Tier I datacenter in the garage?

Steve Alligood steve at betterlinux.com
Tue Jun 25 11:04:24 MDT 2013

On Jun 25, 2013, at 10:07 AM, Levi Pearson wrote:
> If you insulate and air condition your whole garage, be sure you do so
> in a way that is in compliance with building codes.  Hooking garages
> intended for car storage up to your home's central AC is a problem,
> but it may be okay if the garage is sufficiently converted.  But yeah,
> non-insulated garages tend to trap heat, somewhat like attics, and
> would definitely not be a friendly environment for a server.  A nice
> tightly-enclosed room in the corner of a garage with its own AC unit,
> on the other hand, would probably be more friendly than in the main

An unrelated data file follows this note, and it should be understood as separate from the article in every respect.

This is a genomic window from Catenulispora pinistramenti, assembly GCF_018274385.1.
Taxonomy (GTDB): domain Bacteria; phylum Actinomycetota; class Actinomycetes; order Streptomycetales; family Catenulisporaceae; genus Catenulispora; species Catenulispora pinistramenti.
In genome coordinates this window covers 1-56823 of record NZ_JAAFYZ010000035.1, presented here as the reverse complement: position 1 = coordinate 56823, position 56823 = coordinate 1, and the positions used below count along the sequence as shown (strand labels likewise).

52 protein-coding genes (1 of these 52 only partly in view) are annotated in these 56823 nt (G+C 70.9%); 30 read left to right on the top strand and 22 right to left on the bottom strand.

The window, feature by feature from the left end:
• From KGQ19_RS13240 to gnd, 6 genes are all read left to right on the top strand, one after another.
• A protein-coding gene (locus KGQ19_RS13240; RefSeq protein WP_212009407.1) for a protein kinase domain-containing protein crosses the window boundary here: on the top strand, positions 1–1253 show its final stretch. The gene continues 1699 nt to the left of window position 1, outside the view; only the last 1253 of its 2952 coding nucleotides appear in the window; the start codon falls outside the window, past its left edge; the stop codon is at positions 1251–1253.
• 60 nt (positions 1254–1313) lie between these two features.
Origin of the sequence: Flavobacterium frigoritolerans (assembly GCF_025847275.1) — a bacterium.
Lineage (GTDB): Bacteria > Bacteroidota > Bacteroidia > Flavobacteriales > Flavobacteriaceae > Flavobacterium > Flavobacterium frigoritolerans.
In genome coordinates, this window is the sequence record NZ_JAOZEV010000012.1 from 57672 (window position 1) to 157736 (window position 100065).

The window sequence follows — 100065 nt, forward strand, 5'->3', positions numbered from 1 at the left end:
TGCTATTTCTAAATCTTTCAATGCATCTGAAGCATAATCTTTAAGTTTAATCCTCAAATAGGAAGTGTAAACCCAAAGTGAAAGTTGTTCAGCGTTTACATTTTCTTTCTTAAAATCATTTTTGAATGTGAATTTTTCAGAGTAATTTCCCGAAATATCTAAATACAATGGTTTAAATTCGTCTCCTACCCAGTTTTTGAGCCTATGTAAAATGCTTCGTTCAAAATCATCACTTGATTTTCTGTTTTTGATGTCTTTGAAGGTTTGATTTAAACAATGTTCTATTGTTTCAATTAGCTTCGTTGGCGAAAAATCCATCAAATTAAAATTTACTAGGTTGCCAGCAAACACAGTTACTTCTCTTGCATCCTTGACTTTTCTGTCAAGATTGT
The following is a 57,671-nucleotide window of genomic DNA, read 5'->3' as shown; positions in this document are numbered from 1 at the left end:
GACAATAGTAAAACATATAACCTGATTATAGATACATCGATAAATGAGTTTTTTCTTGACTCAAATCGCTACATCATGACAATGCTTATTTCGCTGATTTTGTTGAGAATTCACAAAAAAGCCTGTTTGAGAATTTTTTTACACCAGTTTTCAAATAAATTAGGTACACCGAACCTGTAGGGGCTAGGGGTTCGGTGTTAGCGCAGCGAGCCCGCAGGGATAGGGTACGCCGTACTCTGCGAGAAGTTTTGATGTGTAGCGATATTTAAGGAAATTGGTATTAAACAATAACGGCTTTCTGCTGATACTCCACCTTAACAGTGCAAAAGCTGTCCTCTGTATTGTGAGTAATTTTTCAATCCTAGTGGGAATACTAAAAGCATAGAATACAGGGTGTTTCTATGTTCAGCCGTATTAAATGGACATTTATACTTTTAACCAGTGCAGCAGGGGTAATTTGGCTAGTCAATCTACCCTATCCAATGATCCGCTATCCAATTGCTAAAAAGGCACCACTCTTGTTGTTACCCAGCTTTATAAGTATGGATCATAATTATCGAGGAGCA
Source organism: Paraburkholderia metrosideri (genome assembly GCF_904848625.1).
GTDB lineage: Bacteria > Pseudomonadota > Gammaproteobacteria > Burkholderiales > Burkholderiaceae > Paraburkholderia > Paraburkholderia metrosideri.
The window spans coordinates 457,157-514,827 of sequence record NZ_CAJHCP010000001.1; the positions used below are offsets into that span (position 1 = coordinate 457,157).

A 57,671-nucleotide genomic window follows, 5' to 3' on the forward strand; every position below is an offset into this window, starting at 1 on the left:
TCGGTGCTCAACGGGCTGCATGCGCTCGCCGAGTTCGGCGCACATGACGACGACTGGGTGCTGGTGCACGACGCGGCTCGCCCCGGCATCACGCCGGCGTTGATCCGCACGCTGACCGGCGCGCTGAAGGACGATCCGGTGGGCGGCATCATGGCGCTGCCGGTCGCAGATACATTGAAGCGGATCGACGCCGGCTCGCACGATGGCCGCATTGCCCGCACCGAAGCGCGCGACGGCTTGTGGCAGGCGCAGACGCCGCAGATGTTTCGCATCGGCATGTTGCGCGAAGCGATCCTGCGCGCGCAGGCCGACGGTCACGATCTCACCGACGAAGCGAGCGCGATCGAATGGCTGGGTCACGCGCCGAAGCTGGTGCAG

> part of your home with all the dust that living in it creates.  These
> are probably obvious, but I thought I'd bring up potential building
> code issues just in case.
>       --Levi

You could build that room to only add cooling on the one side of the servers, and let them vent the heat to the rest of the garage, or even outside (with filters to stop bugs coming in), and you will save some money not having to void extra heat.  Aka, hot/cold chamber idea, but make sure to foam or somehow seal the area around the servers so cold air can only go *through* the servers and not around them.

Personally, I think you will pay as much in just electricity for the servers and the cooling as you do for AWS (not even counting the cost of the equipment), unless you plan to do those $500 months more often.  If you take the time to calculate the price point, it would be interesting to hear where the break even point it.  Servers in general use the same amount of power as the ac does to cool them (and yes, there are ways to reduce that, but it can get complicated).

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